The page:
“Keep Kathy-Support the Embassy Square Foundation” stickers sported by members of audience at last night’s council meeting.
In what has been seen as an attempt to divorce itself from the Embassy Block Foundation and its associated projects, the Henderson City Council voted to continue its relationship with the foundation in the form of the Special Projects Manager.
The position is currently held by Kathy Powell. Powell defended her position in a letter to the editor to Home in Henderson this past Sunday.
Approximately twenty people came to the meeting sporting “Keep Kathy” stickers in a show of support for Kathy Powell, who currently occupies the position of Special Projects Manager for the city and is attached to the Embassy Block project.
The project is most noted for its recent completion of the new H. Leslie Perry Memorial Library, the funding of which has been the subject of controversy during the development of city and county budgets.
The library is scheduled to open on July 5.
The elimination of the position was discussed during several of the council budget work sessions. In a straw vote, it was agreed in a work session to eliminate the position from the budget.
The cost of the position, including salary and benefits, are reimbursed by the Embassy Foundation.
The council’s agenda called for a public hearing on the fiscal 2006-2007 budget. Several members of the audience took the opportunity to speak to the council regarding the position in question.
Tem Blackburn, of the H. Leslie Perry Library Board of Trustees, spoke to the council in favor of the continuation of the Special Projects Manager position. He told members that discontinuing the relationship would negatively impact the “social capital” of the community.
Iris Dethmers, who spoke as a parent, teacher, and grant-writer, told the council that if they were to “get rid of the position, there would be eyes on [them]”. She said that breaking the relationship reflects on the council negatively.
After the public hearing on the budget was closed, the agenda was changed so that council member Mary Emma Evans could bring for the council’s consideration a vote regarding the position in question.
Evans immediately moved that the Special Project Manager be kept. The motion was seconded by council member Lonnie Davis.
Council member Elissa Yount inquired as to the terms and length of the contract under which the Special Projects Manager was loaned by the city to the Embassy Foundation.
Henderson Mayor Clem Seifert responded that costs are reimbursed by the Foundation. City Manager Jerry Moss told the council that the position is responsible to the Embassy Foundation and not to the city, and that the contract did not specify a length of time.
Yount asked to see the contract.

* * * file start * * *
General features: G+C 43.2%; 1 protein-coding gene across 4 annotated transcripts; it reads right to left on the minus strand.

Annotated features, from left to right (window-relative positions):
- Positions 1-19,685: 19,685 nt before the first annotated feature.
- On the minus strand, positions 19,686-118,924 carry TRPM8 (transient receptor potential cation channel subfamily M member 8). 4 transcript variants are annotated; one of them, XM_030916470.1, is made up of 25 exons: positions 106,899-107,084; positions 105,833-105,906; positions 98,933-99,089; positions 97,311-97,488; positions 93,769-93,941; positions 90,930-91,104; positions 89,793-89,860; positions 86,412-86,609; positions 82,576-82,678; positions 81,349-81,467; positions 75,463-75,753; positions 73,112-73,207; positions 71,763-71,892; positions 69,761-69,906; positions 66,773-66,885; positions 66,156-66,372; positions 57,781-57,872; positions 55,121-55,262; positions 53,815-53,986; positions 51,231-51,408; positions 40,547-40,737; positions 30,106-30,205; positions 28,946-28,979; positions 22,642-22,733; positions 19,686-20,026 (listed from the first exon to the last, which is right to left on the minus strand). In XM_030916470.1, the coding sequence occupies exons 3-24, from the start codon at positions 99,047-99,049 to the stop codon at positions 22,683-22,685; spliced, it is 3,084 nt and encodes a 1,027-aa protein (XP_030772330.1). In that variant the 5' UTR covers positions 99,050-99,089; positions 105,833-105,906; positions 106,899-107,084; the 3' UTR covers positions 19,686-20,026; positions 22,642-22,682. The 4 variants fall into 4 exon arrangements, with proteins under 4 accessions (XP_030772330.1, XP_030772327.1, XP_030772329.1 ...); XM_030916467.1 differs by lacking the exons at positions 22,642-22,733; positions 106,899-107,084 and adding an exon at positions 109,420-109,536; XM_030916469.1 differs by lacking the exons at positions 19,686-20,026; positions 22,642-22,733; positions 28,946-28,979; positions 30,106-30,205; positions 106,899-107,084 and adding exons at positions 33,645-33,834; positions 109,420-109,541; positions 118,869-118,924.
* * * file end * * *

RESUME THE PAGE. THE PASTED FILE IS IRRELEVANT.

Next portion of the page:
Davis modified the motion so that the contract would be continued in the “same vein” as it was before the position was eliminated from the as-yet-unadopted budget.
Moss sent for a copy of the contract. Although a copy of a contract signed in 2001 was retrieved, it is believed that another contract was signed in 2003 that superceded the 2001 contract. The 2003 contract was not located by council members during the meeting.
The 2001 contract may be viewed here.
There are two additional contracts, both of which were signed in November of 2003. The November 10, 2003 contract and the November 24, 2003 contract deal with land, property, and financial arrangements, but do not discuss the position of Special Projects Manager.
While waiting for the documentation to be located, Yount engaged in a discussion with City Attorney John Zollicoffer regarding Section 12 of the City Charter that states that the mayor must sign all contracts.
Zollicoffer indicated that exceptions have been made in the past.
Yount produced a copy of the charter for Zollicoffer to study. He also confirmed that Section 12 stated that the mayor must sign “as required by law or the city council”. He said there can be and had been exceptions in the past.
The 2001 contract was signed by former City Manager Eric Williams.
The 2003 contracts were not located until this morning by Zollicoffer.
“I think you’re making things too complicated,” Seifert told the council.
Council member Ranger Wilkerson stated that he was interested in seeing where the city had authorized the contract.
Council member Garry Daeke reiterated that the position was being reimbursed at no cost to the city, and that the issue was whether or not the council wanted to continue. He stated that it was a matter of policy.
Wilkerson introduced a substitute motion to put off the vote until the next council meeting, which had been rescheduled for June 19. That motion was seconded by council member Bobby Gupton.
Members Harper, Gupton, Yount, and Wilkerson voted for the motion. Evans, Alston, Daeke, and Davis voted against it. Seifert broke the tie by voting against the motion as well.
With the substitute motion defeated, the council then voted on the issue of retaining the Special Projects Manager position. Harper, Gupton, Yount, and Wilkerson voted against retaining the position, while Evans, Alston, Daeke, and Davis voted for retention. Once again, Seifert broke the tie by voting to retain the position.
There have been three tie votes during the tenure of this council. The first overturned the City Vehicle Use Policy written by City Manager Jerry Moss as pertains to the Henderson Police Department, while the second and third occurred last night. All have dealt in some way with personnel and policy issues, and in each case, Seifert has sided with the Evans-Alston-Daeke-Davis block.